The 1.33:1 original aspect ratio transfer, has balanced contrast, consistently average detail, and a reduced level of grain/noise, that doesn't sport any negative DNR hallmarks. The Dolby Digital English Mono soundtrack is quite clear, only contains a few instances of distortion, and the entire track is properly balanced and mixed. English, French, and Spanish subtitles are included.
The 1.33:1 original aspect ratio transfer features strong detail, solid contrast, and a very natural level of light grain/noise. It's definitely an eye-popping film and on par with the work Warner has been known for on other vintage films. The Dolby Digital English Mono soundtrack is clear, well balanced, and nearly distortion free. Max Steiner's Oscar winning score does feel like it could be a little more noticeable in some scenes, but that's the only quibble on an otherwise solid track. English, French, and Spanish subtitles are included.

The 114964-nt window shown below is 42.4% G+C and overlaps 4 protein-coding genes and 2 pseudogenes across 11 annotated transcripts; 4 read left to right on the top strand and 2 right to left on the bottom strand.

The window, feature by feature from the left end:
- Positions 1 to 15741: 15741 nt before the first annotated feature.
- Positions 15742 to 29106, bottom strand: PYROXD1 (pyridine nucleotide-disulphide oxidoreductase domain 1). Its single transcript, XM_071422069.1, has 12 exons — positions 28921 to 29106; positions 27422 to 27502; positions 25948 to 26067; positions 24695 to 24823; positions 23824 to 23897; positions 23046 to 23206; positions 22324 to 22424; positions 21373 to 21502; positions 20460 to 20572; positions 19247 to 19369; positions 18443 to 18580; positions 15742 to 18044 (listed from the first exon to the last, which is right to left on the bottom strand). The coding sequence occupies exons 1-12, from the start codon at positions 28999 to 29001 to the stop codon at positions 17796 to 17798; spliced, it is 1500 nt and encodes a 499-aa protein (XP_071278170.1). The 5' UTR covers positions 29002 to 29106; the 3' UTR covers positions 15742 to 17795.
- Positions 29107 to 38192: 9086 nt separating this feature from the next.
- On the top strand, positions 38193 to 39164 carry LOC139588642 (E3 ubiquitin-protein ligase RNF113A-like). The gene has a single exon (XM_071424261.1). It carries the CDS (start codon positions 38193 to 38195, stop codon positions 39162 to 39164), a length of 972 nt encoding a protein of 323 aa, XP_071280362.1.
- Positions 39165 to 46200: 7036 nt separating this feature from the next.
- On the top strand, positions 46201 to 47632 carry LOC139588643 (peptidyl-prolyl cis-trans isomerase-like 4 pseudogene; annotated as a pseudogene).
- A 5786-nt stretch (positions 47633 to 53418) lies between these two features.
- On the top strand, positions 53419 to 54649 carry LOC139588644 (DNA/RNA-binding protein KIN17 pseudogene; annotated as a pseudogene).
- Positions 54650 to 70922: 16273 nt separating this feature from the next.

The 1.33:1 original aspect ratio transfer is incredibly sharp for its age and almost completely devoid of grain/noise. Contrast is natural and consistent, resulting in what should be the standard look for vintage films. The Dolby Digital English Mono soundtrack is just as sharp with fine clarity, proper balance, and zero distortion. English, French, and Spanish subtitles are included.
"Jezebel" features a full-length commentary by historian Jeanine Basinger, who provides a very insightful look into the film. "Jezebel: Legend of the South" is a short featurette looking at the film and it's significance in an abridged fashion. "Melody Masters: Jimmy Dorsey and His Orchestra" is a vintage, short film, while "The Mice Will Play" is a vintage cartoon short. The original theatrical trailer is included as well.
"Dark Victory" gathers historian James Ursini and critic Paul Clinton together for a feature-length commentary, while "1939: Tough Competition for Dark Victory" is a short retrospective featurette regarding the film. The film's theatrical trailer is included as well.
"Now, Voyager" includes selection of cues from Max Steiner's score, a text based filmography for principal cast members, and the film's original theatrical trailer.